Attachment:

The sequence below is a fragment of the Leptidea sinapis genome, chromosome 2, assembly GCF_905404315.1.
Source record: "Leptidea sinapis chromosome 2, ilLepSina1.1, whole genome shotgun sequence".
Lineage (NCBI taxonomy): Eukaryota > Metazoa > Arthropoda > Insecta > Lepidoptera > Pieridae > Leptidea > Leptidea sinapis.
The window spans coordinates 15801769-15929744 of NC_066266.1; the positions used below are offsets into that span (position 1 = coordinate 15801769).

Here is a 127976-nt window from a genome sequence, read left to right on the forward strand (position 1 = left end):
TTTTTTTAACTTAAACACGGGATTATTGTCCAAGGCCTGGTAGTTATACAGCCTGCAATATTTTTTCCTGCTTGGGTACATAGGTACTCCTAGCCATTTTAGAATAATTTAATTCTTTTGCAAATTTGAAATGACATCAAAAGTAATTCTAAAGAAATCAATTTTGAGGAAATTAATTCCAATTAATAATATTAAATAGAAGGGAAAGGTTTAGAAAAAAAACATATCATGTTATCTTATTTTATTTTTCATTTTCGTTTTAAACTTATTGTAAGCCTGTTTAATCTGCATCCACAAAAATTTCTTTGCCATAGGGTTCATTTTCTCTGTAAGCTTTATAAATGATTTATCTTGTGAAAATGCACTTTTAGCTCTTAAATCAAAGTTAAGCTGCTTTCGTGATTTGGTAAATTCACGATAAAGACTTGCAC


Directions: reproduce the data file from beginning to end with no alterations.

The sequence below is a fragment of the Leptidea sinapis genome, chromosome 2, assembly GCF_905404315.1.
Source record: "Leptidea sinapis chromosome 2, ilLepSina1.1, whole genome shotgun sequence".
Lineage (NCBI taxonomy): Eukaryota > Metazoa > Arthropoda > Insecta > Lepidoptera > Pieridae > Leptidea > Leptidea sinapis.
The window spans coordinates 15801769-15929744 of NC_066266.1; the positions used below are offsets into that span (position 1 = coordinate 15801769).

Here is a 127976-nt window from a genome sequence, read left to right on the forward strand (position 1 = left end):
TTTTTTTAACTTAAACACGGGATTATTGTCCAAGGCCTGGTAGTTATACAGCCTGCAATATTTTTTCCTGCTTGGGTACATAGGTACTCCTAGCCATTTTAGAATAATTTAATTCTTTTGCAAATTTGAAATGACATCAAAAGTAATTCTAAAGAAATCAATTTTGAGGAAATTAATTCCAATTAATAATATTAAATAGAAGGGAAAGGTTTAGAAAAAAAACATATCATGTTATCTTATTTTATTTTTCATTTTCGTTTTAAACTTATTGTAAGCCTGTTTAATCTGCATCCACAAAAATTTCTTTGCCATAGGGTTCATTTTCTCTGTAAGCTTTATAAATGATTTATCTTGTGAAAATGCACTTTTAGCTCTTAAATCAAAGTTAAGCTGCTTTCGTGATTTGGTAAATTCACGATAAAGACTTGCAC